Note: This is the third entry in a series of posts about my first visit to Haiti on Dec 30-Jan 2. You can read the first post here, and the second post here. The events in this post took place on January 1, 2011.
It was New Year’s Day in Haiti and we woke up bright and early for our last clinic day. This clinic day was special because it would take place at the hospital where we had been staying. Also, we were going to have a short day so we could have a luncheon to thank the Haitian medical students, doctors, and interpreters we worked with all week.
Since we weren’t going off site that day, we were allowed to sleep in…..to 5:45 am. I got up and decided to walk around the grounds and take some pictures. Haiti was a beautiful place, and I wanted to spend some time appreciating its beauty.
Breakfast consisted of Soup Joumou, a pumpkin soup that is customarily eaten on the first day of the year. I don’t really like pumpkins, so I was skeptical of the soup, but it was pretty much the best thing I’d had all week. So very yummy and nourishing. I don’t think it tasted like pumpkin at all. I made a mental note to check out a recipe later.
For this clinic day I was assigned to the pharmacy. My day began trying to set up whatever furniture we could find to make our station as efficient and comfortable a possible. We found some benches to serve as a seating area for patients and another bench for our Haitian medical students to receive charts and disburse medication; we used one of our beds to hold our medication inventory (formulary). I helped unpack and organize our formulary in alphabetical order, which was quite a process. Half the things I couldn’t pronounce, but I got used to it over time. Here and there one of the medical students would explain which medication treated which types of disease.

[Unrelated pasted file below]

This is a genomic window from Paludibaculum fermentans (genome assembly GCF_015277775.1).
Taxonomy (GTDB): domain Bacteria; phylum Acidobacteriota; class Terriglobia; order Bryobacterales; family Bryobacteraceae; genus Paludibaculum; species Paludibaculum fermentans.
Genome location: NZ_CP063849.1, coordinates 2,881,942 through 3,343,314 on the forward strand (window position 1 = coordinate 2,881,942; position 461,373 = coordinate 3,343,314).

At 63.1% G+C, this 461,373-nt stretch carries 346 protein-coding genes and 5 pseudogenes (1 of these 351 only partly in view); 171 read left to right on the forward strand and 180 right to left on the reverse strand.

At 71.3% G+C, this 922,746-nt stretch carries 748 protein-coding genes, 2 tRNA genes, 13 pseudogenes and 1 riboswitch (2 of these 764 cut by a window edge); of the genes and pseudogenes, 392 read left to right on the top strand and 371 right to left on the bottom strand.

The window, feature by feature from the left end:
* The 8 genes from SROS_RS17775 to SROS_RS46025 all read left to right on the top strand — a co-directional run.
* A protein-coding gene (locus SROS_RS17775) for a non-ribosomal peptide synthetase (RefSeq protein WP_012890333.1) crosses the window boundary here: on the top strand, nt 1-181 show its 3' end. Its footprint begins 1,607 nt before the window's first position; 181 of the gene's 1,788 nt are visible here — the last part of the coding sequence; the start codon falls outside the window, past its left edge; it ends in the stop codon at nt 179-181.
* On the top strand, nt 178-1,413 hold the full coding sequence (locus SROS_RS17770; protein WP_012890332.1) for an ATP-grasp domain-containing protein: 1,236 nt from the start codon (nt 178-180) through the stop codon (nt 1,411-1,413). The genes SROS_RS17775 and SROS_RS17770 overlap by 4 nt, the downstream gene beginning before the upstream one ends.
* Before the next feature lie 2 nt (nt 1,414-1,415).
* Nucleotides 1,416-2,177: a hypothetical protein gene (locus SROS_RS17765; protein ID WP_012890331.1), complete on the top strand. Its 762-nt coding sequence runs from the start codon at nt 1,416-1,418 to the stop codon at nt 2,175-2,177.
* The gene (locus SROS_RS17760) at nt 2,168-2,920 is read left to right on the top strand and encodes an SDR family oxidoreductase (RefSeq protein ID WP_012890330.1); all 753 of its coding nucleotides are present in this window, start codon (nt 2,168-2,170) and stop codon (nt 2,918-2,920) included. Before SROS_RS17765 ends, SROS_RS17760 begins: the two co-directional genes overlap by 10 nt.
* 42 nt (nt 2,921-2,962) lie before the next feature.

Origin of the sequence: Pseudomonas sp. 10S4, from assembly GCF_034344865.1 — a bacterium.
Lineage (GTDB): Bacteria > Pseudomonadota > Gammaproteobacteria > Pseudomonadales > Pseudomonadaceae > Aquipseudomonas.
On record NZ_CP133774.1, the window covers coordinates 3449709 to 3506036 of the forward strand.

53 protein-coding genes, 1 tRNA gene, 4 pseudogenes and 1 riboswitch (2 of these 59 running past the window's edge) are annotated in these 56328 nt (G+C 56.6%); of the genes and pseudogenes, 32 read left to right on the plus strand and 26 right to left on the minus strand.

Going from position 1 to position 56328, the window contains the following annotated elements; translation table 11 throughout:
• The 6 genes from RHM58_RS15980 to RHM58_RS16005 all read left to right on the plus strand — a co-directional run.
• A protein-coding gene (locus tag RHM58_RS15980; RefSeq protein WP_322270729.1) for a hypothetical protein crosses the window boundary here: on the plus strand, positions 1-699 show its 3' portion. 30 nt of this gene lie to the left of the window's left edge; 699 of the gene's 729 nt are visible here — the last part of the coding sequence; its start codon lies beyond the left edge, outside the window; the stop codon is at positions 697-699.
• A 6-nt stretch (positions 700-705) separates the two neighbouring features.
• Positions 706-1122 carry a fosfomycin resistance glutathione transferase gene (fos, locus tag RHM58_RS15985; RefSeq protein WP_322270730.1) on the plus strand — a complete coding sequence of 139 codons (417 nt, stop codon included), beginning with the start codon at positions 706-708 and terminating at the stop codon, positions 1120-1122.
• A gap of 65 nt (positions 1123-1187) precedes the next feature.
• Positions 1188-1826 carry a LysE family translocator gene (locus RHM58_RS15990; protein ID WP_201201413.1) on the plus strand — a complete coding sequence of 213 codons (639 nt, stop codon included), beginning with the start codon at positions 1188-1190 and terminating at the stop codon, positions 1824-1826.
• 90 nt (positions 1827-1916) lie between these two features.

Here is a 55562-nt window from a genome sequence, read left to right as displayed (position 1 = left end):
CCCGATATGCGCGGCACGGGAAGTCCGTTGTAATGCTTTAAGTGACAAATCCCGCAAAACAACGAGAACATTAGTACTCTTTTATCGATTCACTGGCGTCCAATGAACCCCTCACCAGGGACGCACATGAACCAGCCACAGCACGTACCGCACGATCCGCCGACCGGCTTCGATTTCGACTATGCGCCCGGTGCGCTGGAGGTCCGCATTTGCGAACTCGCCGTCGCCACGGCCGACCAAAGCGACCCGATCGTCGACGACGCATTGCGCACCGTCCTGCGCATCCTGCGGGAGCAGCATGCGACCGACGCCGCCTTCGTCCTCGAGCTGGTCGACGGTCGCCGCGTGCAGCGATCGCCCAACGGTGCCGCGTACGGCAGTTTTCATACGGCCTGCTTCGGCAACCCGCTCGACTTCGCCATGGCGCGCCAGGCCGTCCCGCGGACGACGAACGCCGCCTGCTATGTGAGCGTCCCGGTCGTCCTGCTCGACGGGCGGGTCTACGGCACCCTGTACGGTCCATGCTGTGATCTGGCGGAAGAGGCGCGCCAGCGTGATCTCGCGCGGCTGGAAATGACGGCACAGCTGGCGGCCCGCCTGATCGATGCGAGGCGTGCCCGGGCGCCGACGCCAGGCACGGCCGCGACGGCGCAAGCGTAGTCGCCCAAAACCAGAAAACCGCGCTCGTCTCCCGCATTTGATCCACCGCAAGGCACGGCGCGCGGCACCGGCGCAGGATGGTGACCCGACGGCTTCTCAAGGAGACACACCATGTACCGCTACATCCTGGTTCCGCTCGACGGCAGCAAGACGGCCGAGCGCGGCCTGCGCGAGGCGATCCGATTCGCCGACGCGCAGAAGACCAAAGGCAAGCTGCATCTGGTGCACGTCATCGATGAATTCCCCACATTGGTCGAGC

Once the formulary was set up, I got settled in my station, which was the Electronic Medical Records station. I had a laptop (with an extra battery, since we didn’t have access to electricity) and a scanner that would become my best friends for the day. The scanner would prove to be super awesome. It was a very compact Doxie scanner, which easily integrated with Evernote on the PC. I want a Doxie scanner now!
A few hours later, we began to get some patients trickling into the pharmacy. First they handed their chart to me, where I would scan it, then hand it off to one of our Haitian medical students who would write the medication and dosage information on a plastic baggie. The chart and baggie would be handed over to the Americans on the team, who would fill the order from our formulary. From there, we gave the meds back to the Haitian med students who would explain the medication and dosage to each patient. The patient took their chart and meds home.